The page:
Every couple of weeks a small group of amazing women come together to hook and share with me in Rhode Island. I am privileged to spend time with these ladies.
One week I showed up with a new pattern that we were about to unveil and asked them to color plan the pattern for me to hook.
The first week we spent some time on the internet, ipads and phones came out, to research the art of Rangoli (pronounced run-goalie). This art form from India creates designs in living rooms or courtyards using colored rice, flour, sand or flower petals. They are usually made during Indian festivals and the patterns are meant to welcome Hindu deities as well as guests to the home. They are most often very bright and colorful geometric designs. Some are more elaborate and intricate than others but all are beautiful.
As we learned and looked at the new Seaside pattern with birds and a flower the decision was made to keep to the more traditional look of the Rangoli patterns which included a white outline and bright colors. They made the color choice the first week and I promised to bring the pattern back with wool for the next meeting.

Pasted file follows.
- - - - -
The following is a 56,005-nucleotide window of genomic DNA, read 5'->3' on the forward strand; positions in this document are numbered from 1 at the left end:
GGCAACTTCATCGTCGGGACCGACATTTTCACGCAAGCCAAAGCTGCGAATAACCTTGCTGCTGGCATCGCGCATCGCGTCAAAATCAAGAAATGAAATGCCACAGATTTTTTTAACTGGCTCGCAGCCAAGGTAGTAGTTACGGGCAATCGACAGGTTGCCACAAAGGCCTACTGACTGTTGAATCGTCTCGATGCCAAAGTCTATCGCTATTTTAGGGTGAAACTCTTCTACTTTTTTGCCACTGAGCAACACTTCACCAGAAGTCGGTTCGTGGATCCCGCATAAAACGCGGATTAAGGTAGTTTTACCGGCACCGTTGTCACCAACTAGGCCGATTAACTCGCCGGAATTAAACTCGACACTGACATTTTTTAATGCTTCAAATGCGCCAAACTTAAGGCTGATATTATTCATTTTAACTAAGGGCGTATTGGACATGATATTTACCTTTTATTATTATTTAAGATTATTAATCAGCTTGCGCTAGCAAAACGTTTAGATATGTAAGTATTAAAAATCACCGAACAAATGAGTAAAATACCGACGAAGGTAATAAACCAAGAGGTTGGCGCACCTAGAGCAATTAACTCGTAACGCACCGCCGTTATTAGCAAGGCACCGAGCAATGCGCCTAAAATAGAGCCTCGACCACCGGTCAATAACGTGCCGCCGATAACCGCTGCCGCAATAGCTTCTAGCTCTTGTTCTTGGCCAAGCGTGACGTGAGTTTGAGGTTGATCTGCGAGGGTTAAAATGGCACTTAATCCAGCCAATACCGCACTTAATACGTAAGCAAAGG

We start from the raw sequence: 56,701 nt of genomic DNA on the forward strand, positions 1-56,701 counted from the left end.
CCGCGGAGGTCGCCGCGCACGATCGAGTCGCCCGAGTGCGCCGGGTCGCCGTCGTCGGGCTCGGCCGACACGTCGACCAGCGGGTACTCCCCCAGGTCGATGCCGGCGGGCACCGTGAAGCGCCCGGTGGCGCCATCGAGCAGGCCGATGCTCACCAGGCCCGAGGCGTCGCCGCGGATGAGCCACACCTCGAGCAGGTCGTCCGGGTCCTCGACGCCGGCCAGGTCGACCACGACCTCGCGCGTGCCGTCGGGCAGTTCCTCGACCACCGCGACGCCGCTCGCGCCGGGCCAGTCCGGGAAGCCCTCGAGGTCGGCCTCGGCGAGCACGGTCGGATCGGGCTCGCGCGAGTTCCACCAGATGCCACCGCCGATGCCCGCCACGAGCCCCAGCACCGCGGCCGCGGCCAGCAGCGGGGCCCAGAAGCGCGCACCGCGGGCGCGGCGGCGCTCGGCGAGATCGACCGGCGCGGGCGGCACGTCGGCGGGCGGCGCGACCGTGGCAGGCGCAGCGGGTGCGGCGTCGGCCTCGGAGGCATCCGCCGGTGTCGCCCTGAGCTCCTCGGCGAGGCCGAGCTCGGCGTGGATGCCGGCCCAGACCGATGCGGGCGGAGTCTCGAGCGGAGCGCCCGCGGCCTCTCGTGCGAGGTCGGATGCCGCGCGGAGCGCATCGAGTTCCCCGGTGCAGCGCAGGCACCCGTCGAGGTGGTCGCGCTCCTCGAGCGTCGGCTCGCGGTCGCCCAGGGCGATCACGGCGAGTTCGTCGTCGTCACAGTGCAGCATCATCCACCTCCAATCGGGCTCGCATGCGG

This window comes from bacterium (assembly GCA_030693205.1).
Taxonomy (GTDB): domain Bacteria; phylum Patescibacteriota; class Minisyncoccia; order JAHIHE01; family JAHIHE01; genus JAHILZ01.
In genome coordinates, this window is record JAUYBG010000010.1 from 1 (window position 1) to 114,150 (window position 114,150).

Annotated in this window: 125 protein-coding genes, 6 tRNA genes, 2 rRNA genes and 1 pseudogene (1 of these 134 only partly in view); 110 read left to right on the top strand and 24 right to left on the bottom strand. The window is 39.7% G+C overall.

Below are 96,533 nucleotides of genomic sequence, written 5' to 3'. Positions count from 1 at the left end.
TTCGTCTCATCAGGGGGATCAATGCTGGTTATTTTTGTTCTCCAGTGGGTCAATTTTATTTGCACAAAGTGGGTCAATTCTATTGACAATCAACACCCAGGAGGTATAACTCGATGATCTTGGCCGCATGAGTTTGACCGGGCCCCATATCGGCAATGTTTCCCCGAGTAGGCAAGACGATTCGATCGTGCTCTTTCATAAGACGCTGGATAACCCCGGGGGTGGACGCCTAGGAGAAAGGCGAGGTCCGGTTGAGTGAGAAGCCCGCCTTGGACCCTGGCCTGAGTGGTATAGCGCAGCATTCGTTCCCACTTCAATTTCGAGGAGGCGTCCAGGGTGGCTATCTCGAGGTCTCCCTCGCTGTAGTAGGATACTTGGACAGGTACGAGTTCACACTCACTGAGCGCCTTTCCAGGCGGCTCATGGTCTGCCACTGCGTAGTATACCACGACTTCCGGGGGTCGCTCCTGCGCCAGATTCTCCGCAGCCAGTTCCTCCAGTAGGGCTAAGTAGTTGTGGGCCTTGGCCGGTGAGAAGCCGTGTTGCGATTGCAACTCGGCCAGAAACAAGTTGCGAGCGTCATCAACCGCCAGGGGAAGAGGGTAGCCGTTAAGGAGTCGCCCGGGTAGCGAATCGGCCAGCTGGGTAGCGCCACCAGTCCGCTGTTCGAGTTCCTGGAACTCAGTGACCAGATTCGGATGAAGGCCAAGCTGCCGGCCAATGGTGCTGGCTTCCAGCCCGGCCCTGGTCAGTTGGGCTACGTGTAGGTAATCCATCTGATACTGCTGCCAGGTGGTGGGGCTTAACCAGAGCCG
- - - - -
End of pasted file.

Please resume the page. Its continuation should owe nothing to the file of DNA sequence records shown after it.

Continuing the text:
The second time we met I brought a big basket of wool and my color wheel. While they had decided on the colors they wanted me to use, I thought that it would be a good time to play with the color wheel. I asked the group to take the wool and first find the primary colors, then on to the secondary colors and then the tertiary colors. We identified complimentary colors, split complimentary colors, the triads and tetrads with the wool as it was laid out on the table. They used the new knowledge to pick the colors for the pattern. We made three or four different variations of the pattern and finally decided on a blue, yellow and red option with green as the background. Here is the final combination of colors they picked.
This is the start of the pattern….We decided on a 6 cut for the whole pattern
It is fun and bright. I will keep you up to date with the progress.
I had already completed the Rangoli Square with left over dip dyes. This is worked in a 4 cut.
These patterns are quick and fun. We hope you like them. You’ll find several Rangoli pieces in the “Song of India” group.
PS Here is the update. We never did post the final piece. All that is left is finishing the edges.
The colors are pretty tame for India, but it is a real stretch for some of the gals in New England!